Statistical models are the models built with statistical techniques. The counterpart can be artificial intelligence models, which are based on artificial intelligence. (Note that statistics and artificial intelligence are not mutually exclusive.) If a statistical model includes economic variables, no matter on the left or right side of the equation, the model can be called an econometric model.

Most forecasting analysts graduate from either economic department or statistics department. Depending upon their education background, they may call the same forecasting models differently. People with economics major usually call their models econometric models, while people with statistics major often call their models statistical models.

In long term load forecasting, we often hear about econometric models, because economy is a driver of long term electricity demand and many long term load forecasters are economics graduates. In short term load forecasting, we often hear about statistical models, because economic indicators are rarely used there and the forecasters are often statistics graduates.

Another way to name the models is based on the individual techniques. For example, we can call those ARIMA models time series models. If the models are built through regression analysis, we can call them regression models. Note that time series models may include regressors, such as ARMAX models. Regression models may include lagged dependent variables, such as dynamic regression models.

The terms may be confusing when people mix the naming conventions. For instance, some people like to talk about econometric regression models, which seems redundant to me. Another confusing term is time series regression models. Some people use it to refer to regression models with lagged loads, which should have been called dynamic regression models. Some people use it for regression models applied to time series data, which should have been just called regression models.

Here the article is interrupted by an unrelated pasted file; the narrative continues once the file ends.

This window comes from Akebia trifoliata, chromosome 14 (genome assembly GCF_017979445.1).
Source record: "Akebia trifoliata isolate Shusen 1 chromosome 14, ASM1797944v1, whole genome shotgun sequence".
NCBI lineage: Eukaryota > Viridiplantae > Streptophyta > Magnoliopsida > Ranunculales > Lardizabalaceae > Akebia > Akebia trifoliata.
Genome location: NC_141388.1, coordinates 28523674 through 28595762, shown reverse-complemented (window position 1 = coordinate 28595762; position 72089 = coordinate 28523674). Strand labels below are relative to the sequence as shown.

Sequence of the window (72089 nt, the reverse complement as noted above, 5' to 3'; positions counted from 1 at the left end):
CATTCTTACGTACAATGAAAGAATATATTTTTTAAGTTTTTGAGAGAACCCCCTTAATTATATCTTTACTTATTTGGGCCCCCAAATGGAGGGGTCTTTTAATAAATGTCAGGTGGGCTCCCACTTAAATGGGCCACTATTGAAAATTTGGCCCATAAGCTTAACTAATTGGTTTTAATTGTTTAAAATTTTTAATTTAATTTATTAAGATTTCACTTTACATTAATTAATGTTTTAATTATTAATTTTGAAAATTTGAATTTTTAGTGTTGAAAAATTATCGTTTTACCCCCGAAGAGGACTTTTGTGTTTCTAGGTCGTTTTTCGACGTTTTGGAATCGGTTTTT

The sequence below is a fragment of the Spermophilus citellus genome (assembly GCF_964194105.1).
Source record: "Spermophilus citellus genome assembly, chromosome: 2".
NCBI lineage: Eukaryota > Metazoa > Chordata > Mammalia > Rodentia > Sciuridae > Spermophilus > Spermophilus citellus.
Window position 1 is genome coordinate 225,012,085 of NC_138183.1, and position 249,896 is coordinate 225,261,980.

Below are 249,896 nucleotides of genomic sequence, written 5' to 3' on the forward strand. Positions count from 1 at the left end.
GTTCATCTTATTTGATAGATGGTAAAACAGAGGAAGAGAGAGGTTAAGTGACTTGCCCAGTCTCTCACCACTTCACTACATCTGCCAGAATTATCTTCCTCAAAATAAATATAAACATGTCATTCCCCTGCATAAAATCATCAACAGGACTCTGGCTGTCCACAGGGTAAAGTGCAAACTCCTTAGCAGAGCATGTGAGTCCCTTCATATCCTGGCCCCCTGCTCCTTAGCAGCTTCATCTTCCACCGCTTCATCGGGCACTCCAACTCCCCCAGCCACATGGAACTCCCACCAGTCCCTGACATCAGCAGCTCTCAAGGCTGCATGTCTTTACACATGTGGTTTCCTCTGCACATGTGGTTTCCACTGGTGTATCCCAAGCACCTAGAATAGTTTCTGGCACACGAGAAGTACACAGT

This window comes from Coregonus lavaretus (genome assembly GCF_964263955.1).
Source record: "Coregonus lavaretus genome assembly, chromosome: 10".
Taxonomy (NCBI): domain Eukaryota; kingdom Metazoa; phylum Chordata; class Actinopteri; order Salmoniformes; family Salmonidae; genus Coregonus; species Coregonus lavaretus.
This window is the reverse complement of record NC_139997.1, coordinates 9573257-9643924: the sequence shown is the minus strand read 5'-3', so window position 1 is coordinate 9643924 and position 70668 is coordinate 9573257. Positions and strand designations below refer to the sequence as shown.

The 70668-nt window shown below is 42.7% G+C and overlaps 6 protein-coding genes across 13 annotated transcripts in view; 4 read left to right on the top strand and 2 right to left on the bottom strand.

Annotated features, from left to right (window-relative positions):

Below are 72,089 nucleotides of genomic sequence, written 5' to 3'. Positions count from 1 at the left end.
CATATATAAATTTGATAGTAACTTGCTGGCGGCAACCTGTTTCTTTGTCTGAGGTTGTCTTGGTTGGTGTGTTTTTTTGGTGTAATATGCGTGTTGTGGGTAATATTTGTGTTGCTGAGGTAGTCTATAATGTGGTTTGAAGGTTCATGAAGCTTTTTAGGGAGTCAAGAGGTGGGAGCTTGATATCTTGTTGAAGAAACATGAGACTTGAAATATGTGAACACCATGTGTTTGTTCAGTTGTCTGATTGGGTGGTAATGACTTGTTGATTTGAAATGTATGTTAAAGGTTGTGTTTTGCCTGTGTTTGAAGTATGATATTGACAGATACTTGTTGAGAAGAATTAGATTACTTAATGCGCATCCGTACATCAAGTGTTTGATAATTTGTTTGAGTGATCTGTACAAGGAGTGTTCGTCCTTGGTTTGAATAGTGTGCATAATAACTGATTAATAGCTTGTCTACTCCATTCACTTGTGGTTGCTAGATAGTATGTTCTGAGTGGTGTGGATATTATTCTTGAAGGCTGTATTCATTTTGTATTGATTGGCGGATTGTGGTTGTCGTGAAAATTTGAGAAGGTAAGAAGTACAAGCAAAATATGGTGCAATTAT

p.s., because the two areas (econometrics and statistics) are too close, some professors are associated with both departments, i.e., David Dickey.

p.p.s., Rob Hyndman had a blog post explaining the differences statisticians and econometricians.

Back to Load Forecasting Terminology.

Most forecasting analysts graduate from either economic department or statistics department. Depending upon their education background, they may call the same forecasting models differently. People with economics major usually call their models econometric models, while people with statistics major often call their models statistical models.

In long term load forecasting, we often hear about econometric models, because economy is a driver of long term electricity demand and many long term load forecasters are economics graduates. In short term load forecasting, we often hear about statistical models, because economic indicators are rarely used there and the forecasters are often statistics graduates.

Another way to name the models is based on the individual techniques. For example, we can call those ARIMA models time series models. If the models are built through regression analysis, we can call them regression models. Note that time series models may include regressors, such as ARMAX models. Regression models may include lagged dependent variables, such as dynamic regression models.

The terms may be confusing when people mix the naming conventions. For instance, some people like to talk about econometric regression models, which seems redundant to me. Another confusing term is time series regression models. Some people use it to refer to regression models with lagged loads, which should have been called dynamic regression models. Some people use it for regression models applied to time series data, which should have been just called regression models.

p.s., because the two areas (econometrics and statistics) are too close, some professors are associated with both departments, i.e., David Dickey.

p.p.s., Rob Hyndman had a blog post explaining the differences statisticians and econometricians.

Back to Load Forecasting Terminology.

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